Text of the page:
Authorities in Rio de Janeiro have struggled to bring rampant crime under control. While the wealthy can adjust their daily lives to cope with the violence, residents of the city's favelas are trapped.
The smartphone apps that warn Rio de Janeiro's residents about gunfights registered 700 incidents in August, 80 percent more than last year. Using this information, the Cariocas (Rio's residents) attempt to bypass danger spots, including the Linha vermelha and Linha amarela highways. Those with money drive armored cars. The rest stick tinted film over their windows.
In the middle-class district of Tijuca, concerned parents discuss whether to move away. The bars here complain of fewer customers, as do the samba sheds in Lapa's Boheme district. Meanwhile, there has been an increase in the use of private security services in Ipanema and Leblon, Rio's well-off residential areas. Poorly lit parks, such as the Jardim de Alah, which separates the two posh suburbs, are given a wide berth at night.
Skin color and postal code
For people living in Rio's favelas, however, the situation is much worse. According to political scientist Ilona Szabo the risk of dying in the city is determined by a person's skin color and postcode. One such example is the neighborhood of Vila Cruzeiro.
"I would enact a law here that would require everyone to stay at home," says local Claudia Sacramento. "You would only be allowed out to go to school, work or shopping. Because you never know what's going to happen here."
She sends daily warnings to her roommates via WhatsApp, Facebook, Twitter and Instagram. Where are shootings taking place? Where are police forces and the military? Which streets should residents avoid? At the end of 2010, security forces expelled the drug gangs and the Police Pacifying Unit, or UPP, was stationed here in mid-2012. But the police have long since withdrawn. Their failure can be seen in the empty police cabin under Claudia's window, riddled with bullet holes. The UPP never really worked, Claudia explains. She says the state only offered violence instead of social programs. She has been sending out daily warnings for seven years now, "and as long as I live, I will continue to do so," she says.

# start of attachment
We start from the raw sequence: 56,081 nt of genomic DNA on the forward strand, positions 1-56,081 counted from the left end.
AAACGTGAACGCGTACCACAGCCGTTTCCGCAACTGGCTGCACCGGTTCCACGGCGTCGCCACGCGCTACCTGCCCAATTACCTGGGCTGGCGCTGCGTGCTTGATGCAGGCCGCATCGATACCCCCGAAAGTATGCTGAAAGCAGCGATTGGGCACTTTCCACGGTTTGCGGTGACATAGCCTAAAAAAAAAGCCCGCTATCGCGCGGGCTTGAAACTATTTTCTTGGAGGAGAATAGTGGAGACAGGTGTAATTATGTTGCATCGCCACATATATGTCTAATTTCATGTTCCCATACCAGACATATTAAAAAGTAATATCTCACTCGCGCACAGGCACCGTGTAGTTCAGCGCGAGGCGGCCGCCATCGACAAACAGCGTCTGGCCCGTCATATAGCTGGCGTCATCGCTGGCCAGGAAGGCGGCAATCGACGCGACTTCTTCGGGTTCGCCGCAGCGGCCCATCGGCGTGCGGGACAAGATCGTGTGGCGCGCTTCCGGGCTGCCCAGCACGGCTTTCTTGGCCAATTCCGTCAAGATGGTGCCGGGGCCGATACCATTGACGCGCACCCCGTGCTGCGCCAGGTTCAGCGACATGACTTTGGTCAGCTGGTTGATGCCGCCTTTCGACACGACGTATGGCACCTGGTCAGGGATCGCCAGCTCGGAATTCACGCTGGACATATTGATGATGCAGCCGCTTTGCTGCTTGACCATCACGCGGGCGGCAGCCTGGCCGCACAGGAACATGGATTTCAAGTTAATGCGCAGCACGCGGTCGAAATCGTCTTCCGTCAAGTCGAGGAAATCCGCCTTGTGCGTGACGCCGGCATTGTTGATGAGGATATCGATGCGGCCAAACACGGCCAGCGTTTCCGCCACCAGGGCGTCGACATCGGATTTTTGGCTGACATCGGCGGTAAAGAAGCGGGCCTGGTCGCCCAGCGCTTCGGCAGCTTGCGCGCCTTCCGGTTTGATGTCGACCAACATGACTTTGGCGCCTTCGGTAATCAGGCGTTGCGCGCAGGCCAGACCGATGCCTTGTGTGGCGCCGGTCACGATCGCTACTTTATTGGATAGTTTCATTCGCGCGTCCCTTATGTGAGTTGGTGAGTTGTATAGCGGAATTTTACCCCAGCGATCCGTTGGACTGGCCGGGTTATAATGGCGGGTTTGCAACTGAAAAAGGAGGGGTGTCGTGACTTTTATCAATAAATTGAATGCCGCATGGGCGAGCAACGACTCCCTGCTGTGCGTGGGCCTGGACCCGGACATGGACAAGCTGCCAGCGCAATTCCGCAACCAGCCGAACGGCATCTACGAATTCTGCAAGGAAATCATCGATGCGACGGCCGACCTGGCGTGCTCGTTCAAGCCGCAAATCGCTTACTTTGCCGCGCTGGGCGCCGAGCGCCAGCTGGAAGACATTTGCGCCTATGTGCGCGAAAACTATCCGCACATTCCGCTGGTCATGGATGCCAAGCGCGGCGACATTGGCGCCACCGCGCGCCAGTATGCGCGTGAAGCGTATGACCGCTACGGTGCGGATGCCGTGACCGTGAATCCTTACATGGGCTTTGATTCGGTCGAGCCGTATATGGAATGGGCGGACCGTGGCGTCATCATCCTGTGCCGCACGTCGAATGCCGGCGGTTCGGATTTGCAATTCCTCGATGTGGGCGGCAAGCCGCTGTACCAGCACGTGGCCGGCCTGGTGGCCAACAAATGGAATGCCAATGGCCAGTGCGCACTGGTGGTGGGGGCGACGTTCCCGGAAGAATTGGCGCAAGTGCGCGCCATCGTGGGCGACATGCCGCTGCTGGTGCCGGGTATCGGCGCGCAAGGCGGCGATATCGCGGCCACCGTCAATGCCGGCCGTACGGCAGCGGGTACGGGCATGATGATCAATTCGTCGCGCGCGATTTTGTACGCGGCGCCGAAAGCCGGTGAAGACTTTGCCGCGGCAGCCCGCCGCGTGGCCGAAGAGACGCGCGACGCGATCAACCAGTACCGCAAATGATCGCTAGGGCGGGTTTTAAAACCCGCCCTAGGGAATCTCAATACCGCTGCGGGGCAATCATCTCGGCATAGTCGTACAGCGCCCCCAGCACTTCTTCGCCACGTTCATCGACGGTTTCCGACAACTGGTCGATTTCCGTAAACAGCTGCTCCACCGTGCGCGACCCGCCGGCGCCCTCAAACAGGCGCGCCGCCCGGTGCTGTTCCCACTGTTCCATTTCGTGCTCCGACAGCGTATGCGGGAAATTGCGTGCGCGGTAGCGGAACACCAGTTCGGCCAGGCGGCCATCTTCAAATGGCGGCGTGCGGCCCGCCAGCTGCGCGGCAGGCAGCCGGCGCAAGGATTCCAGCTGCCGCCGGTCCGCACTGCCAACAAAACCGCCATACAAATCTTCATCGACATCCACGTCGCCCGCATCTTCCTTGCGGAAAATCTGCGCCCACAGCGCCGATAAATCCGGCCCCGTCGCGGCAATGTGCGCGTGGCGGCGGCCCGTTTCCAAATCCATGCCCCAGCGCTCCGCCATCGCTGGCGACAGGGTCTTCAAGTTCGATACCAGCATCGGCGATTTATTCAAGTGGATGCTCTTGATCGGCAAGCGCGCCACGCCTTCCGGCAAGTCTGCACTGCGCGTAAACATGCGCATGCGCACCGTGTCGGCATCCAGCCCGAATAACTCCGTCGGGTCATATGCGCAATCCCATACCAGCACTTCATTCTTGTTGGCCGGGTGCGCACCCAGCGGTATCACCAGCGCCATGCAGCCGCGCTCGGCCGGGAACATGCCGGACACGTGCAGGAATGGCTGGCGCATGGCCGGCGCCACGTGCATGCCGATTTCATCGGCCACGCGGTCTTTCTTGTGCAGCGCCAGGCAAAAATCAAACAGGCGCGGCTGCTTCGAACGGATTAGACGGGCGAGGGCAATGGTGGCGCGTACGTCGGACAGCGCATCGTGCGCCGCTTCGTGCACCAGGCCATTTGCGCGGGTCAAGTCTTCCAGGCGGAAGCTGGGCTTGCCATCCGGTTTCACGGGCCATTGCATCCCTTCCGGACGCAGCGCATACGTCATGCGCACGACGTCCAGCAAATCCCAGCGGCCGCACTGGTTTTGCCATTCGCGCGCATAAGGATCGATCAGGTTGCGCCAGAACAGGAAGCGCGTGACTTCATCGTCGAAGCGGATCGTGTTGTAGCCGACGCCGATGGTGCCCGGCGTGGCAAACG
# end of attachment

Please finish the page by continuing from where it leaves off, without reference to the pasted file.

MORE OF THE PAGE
An unwelcome military
Things have become particularly bad in recent months, Claudia says. At times, schools and kindergartens have been closed. The military, which took over leadership of Rio's security policy from the helpless police in February, has been hunting drug gangs.
"The military just walked into houses, turned them upside down, arrested innocent residents. The inhabitants want the old times back. They want the military to go away, because they don't feel safe with them," says Claudia.
Everyone knows the local drug dealers from when they were kids, she continues, and you can live among them without any problems. "The problem is when the state suddenly invades. Then bullets start flying everywhere. A friend was almost shot in her kitchen. But when we complain about this violence, it is said that we support the drug dealers," Claudia says.
There are now also daily gunfights in the Dona Marta favela, which was the first to receive a UPP unit in 2008. This was where Michael Jackson shot the video for They don't care about us in 1996. Last year someone hung a machine gun over the shoulder of a statue of the pop star that was erected there. Now you can hear gunshots all the way to Urca, Rio's safest district. This is where the upper classes live, surrounded by military buildings.
At the beginning of June, Urca's image of safety was tarnished. Drug dealers fled over the hill to the area before a police operation in the favelas of Chapou Mangueira and Babilonia. For the first time in its 100-year history, the cable car to Sugarloaf Mountain was halted. Days later, favela residents discovered several bodies in the woods nearby. There were no consequences for the implicated policemen.
"This is a favela, they are allowed to do such things here," says Andre Constantino, who for years has served as president of the Babilonia residents' association. "Not because seven, eight or nine people died here, but because the fighting extended as far as Urca, because the cable car had to close for the first time, the press reported about it. They don't care about those who live or die here."
'Michael Jackson was right'
A regular everyday life is impossible in the favelas. "The war on drugs has taken a heavy toll on life, it makes people sick and even harms the school performance of children and young people," sociologist Julita Tannuri Lemgruber told DW. Studies show that children from conflict areas perform worse at school. Roughly one in four public schools in Rio is located in a conflict zone.
Police time their operations to start exactly when students are on their way to school, says Constantino: "We are used as human shields. This shows that people's lives don't matter here."
Constantino would like to move away, "to somewhere on the asphalt." There, he says, police do not tolerate such high levels of violence. "This is an extermination camp for dark-skinned people," says Constantino. "How could I say that I like living in a place where there are two secret cemeteries full of buried corpses?" Offers for education, culture and policies to save the youth here are lacking, he says. "But the Brazilian state does not want to save them. It wants to kill them. Michael Jackson was right: They don't care about us."